Another literary tool that the author used to convey the message was language and word choice. Throughout the book, many questions, such as “Why do seeds grow up?” usually come with in-depth explanations involving complex words that can be difficult to comprehend. The author effectively brings the language down to the level of the readers to ensure they understand the content and information presented and to ensure they stay engaged. Also, the author frequently presents the reader with questions involving the topic of discussion to give readers the opportunity to gauge their understanding and learning.
This easy to read, brightly colored informational text is extremely well written and enjoyable to read. The authors use of pictures, page layout and design, conventions, language and word choice, and opportunities for the reader to self-evaluate their learning provides young readers with an interesting and exciting way to discover answers to a variety of frequently asked questions by children. ( )
  heathergoodman | Feb 17, 2015 |
National Geographic goes through commonly asked questions form kids
  sarah.vargo | Dec 9, 2014 |
A fun book for several reasons, the First Big Book of Why asks many of the great questions that occur to children, but grownups never ponder. "Why can I see myself in a mirror?" "Why do the stairs seem to disappear on an escalator?" "Why does the moon change shape?"

In addition, it's a great title to booktalk or share on school visits. Just read a few pages and kids will want to know more.

And, it's a great browsing book. Just leave it out and someone will find something interesting inside.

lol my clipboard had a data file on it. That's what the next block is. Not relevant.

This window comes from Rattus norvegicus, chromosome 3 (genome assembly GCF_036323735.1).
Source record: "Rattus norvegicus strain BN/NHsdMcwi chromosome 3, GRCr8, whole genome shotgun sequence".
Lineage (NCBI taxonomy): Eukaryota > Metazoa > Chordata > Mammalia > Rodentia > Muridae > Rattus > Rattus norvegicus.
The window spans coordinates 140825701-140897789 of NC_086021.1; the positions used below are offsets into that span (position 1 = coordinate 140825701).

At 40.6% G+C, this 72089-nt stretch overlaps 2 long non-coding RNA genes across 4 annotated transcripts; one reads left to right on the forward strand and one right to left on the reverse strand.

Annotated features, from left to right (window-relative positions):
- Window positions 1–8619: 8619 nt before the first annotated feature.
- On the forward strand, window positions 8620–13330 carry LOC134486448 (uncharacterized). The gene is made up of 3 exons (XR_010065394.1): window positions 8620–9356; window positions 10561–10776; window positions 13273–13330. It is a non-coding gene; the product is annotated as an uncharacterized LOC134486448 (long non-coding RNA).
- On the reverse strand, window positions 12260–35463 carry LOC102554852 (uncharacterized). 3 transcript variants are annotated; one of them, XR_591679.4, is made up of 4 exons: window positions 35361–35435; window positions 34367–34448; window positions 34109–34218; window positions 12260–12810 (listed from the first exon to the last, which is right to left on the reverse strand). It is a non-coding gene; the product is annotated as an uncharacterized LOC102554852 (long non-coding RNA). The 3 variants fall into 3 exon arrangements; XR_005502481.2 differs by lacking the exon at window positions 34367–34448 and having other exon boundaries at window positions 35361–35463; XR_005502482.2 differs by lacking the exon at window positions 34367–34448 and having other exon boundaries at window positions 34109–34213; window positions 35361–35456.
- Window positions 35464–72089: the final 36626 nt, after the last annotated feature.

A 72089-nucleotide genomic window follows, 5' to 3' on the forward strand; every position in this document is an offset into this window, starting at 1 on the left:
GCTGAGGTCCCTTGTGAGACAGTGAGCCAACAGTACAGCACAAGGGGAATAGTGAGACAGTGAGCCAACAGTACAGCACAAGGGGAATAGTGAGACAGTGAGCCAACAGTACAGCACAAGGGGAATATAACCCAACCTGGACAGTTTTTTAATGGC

The questions are highlighted by large font in colored text boxes and the pages are brightly colored with photos of kids and the things which keep them wondering. The answers are short and sweet with bold font for the most important points,

"Why does Grandma have wrinkles?

Skin grows and stretches as you grow from baby size to adult. When you've been an adult for a while, skin stops growing and stretching. It gets a little tired and a little less elastic.

The lines you make when you smile today are where your wrinkles will be when you are old. A lifetime of laughter helps your skin wrinkle very nicely."

Nicely put!

Although this is a great browsing book, it is divided into four themed chapters, Amazing Me, How Things Work, Animals All Around and Wonders of the World. In addition to the questions and answers, there are scattered text boxes and insets with interesting facts and experiments. Little Kids' First Big Book of Why has a Table of Contents, a Glossary (albeit a very small one), Parent Tips, and Additional Resources.

Want to know why doughnuts have holes and why your toes get wrinkly in the tub? You'll have to read it to find out! Nonfiction fun for lower elementary school grades.
www.shelf-employed.blogspot.com ( )
  shelf-employed | Jul 10, 2011 |
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Using an interactive question-and-answer format and content grounded in a child's immediate world, "Big Book of Why?" delivers lively information, hands-on games, simple recipes, crafts, and more. It helps prepare preschoolers for school in an interactive way. Full color.